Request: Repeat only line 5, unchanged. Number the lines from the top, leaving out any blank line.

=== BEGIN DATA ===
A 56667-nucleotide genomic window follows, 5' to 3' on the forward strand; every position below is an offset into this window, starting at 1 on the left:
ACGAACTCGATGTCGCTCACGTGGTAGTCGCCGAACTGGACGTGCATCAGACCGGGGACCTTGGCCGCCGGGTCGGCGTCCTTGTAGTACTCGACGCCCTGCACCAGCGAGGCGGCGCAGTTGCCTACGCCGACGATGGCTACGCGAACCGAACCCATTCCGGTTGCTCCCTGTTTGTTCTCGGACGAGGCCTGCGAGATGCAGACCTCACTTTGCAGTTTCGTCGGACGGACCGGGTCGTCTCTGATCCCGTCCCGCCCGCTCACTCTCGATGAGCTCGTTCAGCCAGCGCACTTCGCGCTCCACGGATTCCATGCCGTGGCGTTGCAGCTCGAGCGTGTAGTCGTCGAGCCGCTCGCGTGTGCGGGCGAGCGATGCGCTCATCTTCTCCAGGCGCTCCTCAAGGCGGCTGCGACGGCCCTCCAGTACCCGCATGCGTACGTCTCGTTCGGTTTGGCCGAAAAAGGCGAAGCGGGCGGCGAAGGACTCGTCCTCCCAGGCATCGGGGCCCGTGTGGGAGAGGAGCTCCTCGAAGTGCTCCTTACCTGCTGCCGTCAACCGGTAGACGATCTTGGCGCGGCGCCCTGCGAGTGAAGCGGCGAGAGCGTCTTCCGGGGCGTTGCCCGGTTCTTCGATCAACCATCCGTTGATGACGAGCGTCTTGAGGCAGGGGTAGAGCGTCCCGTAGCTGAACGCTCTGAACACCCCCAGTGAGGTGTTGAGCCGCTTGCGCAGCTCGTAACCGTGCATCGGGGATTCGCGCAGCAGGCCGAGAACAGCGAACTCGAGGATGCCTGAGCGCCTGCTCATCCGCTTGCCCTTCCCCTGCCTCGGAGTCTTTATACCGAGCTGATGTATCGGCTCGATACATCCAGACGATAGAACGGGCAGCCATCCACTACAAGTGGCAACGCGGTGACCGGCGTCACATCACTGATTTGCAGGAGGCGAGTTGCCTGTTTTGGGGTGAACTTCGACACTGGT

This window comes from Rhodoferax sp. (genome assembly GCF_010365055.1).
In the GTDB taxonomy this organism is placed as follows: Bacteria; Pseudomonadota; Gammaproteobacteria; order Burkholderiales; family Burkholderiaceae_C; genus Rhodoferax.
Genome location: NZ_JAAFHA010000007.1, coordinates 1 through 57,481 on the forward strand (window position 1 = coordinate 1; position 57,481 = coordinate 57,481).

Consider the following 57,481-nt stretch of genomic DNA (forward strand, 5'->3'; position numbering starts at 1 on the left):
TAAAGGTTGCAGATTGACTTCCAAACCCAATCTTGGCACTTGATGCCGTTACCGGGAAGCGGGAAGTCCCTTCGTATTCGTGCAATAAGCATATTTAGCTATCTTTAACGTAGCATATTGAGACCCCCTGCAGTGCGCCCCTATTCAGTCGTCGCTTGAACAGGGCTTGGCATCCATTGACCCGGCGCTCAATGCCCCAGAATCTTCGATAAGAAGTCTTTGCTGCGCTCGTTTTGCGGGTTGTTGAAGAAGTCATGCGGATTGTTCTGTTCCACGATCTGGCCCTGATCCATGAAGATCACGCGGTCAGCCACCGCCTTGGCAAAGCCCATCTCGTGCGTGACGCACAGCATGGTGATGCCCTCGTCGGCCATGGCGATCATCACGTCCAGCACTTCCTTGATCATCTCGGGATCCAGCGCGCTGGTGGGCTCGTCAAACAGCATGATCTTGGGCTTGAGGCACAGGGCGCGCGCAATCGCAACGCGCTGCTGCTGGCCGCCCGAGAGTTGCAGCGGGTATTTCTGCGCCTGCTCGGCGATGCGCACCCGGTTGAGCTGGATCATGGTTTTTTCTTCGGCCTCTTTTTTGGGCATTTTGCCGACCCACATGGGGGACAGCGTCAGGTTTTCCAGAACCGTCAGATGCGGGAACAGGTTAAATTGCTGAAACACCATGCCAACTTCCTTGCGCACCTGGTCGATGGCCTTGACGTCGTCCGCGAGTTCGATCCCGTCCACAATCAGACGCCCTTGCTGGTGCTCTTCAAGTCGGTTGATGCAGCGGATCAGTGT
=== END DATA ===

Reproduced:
Genome location: NZ_JAAFHA010000007.1, coordinates 1 through 57,481 on the forward strand (window position 1 = coordinate 1; position 57,481 = coordinate 57,481).